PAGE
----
“We are losing our roads and soon will have nowhere to go…”

Published on 07.05.2009 - Hubert at the Humboldt

With the arrival of The Spaniards from Tierras Polares, the trek of Larry Hunt and Alain Hubert comes to an end. They will be flying back to Qaanaaq together and, in a few days, they will be home.

From Larry Hunt's blog:

Facts and figures:

  • There are 56 000 people living in Greenland, the same amount than in my home town of Greenwich, Connecticut. The difference being that none of the people living in Greenland work on Wall Street or for a hedge fund.
  • I walked (about) 65 000 steps/day, totalling 1 million steps over the whole trip, pulling my sled. Alain has longer strides and therefore only totalled about 850 000 steps (see the kind of stupid things we talk about when we have too much time to think).
  • There are 40 words in the Inuit language for snow, I guess we compensate by having more flower names.
  • Greenland is twice the size of France and must import its cheese and wine.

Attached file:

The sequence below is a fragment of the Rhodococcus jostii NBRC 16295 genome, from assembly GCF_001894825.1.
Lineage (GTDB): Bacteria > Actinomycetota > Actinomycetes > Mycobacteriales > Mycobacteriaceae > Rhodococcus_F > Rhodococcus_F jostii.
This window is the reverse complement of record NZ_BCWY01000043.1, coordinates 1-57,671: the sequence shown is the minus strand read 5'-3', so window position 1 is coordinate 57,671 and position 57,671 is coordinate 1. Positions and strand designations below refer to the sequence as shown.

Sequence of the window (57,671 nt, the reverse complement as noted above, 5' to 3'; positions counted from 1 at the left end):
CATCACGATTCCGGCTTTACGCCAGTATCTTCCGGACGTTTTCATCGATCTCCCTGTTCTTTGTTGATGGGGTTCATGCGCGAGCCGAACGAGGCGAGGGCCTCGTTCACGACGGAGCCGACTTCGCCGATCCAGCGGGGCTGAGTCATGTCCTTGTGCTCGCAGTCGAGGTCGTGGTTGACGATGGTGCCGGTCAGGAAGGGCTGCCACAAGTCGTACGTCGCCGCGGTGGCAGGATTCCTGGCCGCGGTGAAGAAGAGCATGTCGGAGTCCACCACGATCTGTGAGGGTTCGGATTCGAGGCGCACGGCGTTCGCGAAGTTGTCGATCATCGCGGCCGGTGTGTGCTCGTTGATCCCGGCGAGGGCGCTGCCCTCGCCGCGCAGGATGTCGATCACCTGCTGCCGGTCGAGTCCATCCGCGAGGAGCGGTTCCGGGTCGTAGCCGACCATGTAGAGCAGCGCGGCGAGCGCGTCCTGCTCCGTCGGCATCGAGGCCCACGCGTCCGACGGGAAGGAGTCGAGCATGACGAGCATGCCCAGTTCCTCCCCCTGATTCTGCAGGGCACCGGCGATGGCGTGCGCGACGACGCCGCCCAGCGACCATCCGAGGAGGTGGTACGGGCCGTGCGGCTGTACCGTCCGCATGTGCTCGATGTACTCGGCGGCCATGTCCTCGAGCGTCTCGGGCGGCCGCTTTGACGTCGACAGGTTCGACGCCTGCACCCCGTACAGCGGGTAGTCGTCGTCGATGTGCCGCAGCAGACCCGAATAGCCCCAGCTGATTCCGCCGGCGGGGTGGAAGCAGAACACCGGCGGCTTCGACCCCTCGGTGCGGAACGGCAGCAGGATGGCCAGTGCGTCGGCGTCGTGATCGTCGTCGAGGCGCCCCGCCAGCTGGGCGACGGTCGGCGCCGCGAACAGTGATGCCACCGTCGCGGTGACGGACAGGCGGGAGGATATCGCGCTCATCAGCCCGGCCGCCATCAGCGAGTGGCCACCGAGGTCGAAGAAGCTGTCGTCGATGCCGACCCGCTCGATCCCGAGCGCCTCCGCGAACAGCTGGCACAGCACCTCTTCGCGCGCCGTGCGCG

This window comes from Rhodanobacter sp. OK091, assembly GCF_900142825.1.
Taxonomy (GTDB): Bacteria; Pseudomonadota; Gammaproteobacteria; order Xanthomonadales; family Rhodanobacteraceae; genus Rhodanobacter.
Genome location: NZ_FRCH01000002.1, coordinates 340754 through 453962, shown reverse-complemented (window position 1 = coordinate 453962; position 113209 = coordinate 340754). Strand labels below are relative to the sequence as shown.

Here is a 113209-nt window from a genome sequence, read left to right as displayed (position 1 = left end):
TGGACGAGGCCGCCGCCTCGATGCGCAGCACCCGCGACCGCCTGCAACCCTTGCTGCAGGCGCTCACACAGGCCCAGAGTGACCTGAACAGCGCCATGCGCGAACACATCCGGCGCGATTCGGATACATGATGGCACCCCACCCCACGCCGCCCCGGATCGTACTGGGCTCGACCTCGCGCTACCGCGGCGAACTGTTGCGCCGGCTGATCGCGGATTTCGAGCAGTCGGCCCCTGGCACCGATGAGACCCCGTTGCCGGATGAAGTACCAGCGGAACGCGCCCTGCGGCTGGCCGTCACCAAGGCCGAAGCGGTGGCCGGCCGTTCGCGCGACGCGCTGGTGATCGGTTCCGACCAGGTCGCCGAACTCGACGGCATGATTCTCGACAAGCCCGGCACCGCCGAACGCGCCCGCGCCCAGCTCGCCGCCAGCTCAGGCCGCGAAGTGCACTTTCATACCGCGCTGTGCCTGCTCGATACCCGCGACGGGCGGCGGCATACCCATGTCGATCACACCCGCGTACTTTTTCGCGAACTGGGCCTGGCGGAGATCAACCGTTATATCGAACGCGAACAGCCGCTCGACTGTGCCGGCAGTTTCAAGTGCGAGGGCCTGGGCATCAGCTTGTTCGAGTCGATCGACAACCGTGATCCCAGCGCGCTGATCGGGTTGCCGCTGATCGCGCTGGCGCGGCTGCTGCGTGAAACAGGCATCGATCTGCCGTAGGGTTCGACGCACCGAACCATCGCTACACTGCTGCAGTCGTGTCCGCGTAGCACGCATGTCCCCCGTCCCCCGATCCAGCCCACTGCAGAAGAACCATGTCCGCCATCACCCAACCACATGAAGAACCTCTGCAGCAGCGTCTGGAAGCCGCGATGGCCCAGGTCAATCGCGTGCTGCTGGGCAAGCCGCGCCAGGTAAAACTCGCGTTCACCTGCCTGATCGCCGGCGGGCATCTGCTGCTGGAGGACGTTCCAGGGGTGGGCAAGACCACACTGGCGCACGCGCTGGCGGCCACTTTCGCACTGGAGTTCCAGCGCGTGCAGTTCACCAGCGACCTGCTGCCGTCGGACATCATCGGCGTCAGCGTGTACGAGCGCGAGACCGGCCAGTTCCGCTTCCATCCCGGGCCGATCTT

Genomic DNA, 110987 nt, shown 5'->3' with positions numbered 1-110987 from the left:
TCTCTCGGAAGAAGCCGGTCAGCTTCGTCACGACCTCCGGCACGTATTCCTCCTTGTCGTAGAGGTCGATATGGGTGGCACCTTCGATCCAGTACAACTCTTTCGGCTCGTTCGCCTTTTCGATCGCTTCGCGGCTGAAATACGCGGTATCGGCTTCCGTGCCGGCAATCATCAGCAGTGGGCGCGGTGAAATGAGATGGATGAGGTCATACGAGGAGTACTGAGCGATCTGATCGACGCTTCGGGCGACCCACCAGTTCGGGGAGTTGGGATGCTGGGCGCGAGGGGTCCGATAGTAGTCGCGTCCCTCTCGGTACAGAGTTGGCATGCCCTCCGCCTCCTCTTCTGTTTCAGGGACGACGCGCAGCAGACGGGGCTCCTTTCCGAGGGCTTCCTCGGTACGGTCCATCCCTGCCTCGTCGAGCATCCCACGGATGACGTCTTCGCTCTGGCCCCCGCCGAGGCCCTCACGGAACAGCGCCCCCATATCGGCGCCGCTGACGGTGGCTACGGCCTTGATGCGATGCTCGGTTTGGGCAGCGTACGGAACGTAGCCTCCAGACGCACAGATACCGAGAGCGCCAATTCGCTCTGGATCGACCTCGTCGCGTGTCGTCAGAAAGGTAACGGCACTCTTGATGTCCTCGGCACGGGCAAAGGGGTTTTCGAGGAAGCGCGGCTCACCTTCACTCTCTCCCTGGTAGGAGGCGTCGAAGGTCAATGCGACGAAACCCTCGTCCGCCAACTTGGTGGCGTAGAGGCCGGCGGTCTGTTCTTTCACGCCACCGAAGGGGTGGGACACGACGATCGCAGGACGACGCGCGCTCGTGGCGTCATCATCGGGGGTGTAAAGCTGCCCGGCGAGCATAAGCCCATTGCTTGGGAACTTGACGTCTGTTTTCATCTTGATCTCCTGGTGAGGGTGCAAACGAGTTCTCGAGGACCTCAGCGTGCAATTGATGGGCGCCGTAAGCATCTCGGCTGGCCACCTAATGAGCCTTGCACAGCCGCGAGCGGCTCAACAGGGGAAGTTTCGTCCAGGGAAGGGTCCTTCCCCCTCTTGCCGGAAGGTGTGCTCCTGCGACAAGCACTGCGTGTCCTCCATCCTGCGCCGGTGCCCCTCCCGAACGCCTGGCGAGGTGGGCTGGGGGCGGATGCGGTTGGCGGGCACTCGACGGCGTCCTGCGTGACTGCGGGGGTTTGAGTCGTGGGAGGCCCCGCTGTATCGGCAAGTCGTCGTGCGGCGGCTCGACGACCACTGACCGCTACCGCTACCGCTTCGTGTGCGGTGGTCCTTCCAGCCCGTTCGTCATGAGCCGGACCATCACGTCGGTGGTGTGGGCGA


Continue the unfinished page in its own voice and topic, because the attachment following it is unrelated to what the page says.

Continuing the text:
• It was called "Greenland" by a Viking, Erik the Red, to entice potential settlers form Iceland to move there.
  • Owning 5 dogs at home, I thought I had a lot of animals. But the average family in Qaanaaq has 18 dogs (human population is 600, dog population 2,500).
  • Last week-end, the temperature difference between my home town and here was over 100 degrees F, or about 35°.
  • In Inuit language, the word for "year" is the same as for "winter".

Days 15 and 16:

The 4 Inuit hunters will take us to hunt seals and track polar bears. Their sleds can be turned into tents, allowing them to go hunting for weeks. Unfortunately, they tell us that none of their children come with them to learn the skills because there is not much hope for work in the future. They tell us: "Our roads are the seas". This is where they travel and hunt with their dogsleds. Since the sea ice is disappearing more and more every year, "We are losing our roads and soon will have nowhere to go..."

We reach the end of our trip, our equipment has performed beautifully, the strict diet was incredibly energizing and the human machines behaved naturaly - thanks to regular injections of yoga energy oil administered by Heather and Toni. We get picked up by a Twin Otter, the 12 seater plane which dominates the Arctic and which is chartered from Iqualuit, Canada. It will take 4 days to get home.

The arrival of the spanish team, totalling 9 people and 52 dogs, put an end to our isolation and moved our mind into "home" mode.
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